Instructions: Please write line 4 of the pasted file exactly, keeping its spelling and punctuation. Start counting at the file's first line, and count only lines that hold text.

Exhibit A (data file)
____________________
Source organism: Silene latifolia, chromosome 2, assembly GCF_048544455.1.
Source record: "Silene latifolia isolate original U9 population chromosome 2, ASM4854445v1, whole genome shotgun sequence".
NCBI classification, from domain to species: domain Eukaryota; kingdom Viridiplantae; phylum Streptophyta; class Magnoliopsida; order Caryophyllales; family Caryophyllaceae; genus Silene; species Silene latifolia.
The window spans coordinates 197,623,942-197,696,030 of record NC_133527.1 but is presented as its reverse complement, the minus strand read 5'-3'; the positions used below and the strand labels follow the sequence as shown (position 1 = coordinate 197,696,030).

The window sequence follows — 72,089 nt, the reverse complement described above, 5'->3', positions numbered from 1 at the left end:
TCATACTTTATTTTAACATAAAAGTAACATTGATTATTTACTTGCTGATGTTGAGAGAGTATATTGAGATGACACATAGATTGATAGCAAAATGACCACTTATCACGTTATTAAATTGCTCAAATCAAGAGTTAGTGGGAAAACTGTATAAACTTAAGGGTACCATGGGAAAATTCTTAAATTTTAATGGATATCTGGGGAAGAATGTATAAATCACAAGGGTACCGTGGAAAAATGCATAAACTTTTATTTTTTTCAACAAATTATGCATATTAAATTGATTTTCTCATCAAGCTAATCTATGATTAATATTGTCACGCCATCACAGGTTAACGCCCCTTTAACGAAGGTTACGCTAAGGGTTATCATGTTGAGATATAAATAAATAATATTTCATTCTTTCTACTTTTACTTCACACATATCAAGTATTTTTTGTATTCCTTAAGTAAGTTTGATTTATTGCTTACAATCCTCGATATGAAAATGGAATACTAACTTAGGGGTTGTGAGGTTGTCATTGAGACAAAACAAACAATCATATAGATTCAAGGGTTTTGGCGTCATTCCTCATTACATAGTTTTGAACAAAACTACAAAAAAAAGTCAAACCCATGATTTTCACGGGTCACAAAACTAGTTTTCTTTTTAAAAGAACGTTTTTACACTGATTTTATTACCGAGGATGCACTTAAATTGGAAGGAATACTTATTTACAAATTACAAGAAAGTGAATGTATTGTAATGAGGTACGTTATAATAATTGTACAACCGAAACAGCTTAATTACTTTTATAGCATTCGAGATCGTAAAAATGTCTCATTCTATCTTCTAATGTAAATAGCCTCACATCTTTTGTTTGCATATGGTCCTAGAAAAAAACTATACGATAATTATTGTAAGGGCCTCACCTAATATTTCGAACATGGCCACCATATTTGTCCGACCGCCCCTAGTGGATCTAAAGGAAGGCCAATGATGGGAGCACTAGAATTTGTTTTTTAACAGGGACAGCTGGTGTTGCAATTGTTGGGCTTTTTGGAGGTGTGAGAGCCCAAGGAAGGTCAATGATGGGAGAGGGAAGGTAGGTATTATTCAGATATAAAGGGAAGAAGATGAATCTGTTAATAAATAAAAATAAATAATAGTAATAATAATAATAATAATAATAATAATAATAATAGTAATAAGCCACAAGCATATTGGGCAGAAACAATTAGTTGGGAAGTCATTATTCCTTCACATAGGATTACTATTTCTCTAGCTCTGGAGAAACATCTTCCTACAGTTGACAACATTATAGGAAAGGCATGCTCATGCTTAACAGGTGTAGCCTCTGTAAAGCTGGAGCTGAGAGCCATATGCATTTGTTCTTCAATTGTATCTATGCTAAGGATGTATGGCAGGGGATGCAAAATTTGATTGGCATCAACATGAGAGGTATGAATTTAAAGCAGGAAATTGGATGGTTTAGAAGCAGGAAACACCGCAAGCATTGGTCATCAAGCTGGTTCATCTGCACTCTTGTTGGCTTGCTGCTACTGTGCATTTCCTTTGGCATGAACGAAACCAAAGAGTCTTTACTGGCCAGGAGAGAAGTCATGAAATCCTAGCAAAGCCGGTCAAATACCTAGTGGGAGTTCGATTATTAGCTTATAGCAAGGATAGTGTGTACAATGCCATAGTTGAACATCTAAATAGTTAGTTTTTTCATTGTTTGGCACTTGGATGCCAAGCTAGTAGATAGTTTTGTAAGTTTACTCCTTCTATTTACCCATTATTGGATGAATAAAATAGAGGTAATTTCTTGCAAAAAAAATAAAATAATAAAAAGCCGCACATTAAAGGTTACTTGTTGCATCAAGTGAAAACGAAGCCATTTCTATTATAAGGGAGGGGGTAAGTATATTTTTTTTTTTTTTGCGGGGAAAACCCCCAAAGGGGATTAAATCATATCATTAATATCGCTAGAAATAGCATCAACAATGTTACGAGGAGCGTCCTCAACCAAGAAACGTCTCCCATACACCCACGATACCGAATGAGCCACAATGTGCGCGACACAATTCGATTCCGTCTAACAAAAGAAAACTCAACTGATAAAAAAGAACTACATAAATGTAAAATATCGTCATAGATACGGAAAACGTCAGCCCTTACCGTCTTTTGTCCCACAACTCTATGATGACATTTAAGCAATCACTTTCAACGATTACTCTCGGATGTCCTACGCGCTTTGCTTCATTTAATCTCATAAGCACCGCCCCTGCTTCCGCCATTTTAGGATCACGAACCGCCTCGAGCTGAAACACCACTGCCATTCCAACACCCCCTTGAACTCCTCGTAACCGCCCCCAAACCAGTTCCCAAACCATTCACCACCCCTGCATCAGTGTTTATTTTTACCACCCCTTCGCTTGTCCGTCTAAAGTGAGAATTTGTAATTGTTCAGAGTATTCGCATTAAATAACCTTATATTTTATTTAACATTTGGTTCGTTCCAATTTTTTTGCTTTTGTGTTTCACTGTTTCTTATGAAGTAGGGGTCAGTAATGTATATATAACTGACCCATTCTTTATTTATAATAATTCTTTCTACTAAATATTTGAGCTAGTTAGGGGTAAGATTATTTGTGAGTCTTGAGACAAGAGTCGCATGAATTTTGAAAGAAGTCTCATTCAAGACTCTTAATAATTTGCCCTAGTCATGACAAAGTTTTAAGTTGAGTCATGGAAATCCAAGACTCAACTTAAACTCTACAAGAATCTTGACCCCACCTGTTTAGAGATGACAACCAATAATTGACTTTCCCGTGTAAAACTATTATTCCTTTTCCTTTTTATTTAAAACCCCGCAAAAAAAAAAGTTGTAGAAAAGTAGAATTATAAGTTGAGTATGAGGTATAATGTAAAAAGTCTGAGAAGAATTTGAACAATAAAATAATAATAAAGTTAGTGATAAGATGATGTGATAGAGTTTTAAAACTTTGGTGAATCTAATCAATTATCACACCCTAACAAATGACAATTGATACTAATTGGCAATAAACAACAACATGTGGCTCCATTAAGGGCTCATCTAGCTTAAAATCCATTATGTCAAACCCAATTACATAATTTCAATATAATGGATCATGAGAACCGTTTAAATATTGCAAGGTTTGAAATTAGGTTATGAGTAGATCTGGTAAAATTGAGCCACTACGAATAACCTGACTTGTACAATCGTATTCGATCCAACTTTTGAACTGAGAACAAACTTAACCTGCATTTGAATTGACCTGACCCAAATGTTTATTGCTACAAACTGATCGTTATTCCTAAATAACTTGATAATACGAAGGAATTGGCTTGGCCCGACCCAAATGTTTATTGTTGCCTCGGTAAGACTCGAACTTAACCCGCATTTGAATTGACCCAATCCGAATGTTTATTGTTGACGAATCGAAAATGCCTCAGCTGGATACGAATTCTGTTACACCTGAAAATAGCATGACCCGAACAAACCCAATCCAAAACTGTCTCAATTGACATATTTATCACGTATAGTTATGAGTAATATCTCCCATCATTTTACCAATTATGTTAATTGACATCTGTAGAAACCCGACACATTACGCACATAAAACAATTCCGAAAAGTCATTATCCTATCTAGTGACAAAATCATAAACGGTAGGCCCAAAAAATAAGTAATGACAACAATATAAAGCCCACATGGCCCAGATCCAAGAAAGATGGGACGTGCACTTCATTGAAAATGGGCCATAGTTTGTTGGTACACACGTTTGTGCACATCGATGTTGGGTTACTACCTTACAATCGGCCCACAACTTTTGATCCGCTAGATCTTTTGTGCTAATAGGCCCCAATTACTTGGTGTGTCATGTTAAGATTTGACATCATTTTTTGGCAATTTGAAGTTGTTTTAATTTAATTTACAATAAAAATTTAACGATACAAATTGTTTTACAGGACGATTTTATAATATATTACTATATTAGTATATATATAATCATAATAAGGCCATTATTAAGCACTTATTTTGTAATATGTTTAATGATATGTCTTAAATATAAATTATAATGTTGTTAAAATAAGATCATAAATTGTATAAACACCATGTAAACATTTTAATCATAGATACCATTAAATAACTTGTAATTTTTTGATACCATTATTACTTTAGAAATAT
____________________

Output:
The window spans coordinates 197,623,942-197,696,030 of record NC_133527.1 but is presented as its reverse complement, the minus strand read 5'-3'; the positions used below and the strand labels follow the sequence as shown (position 1 = coordinate 197,696,030).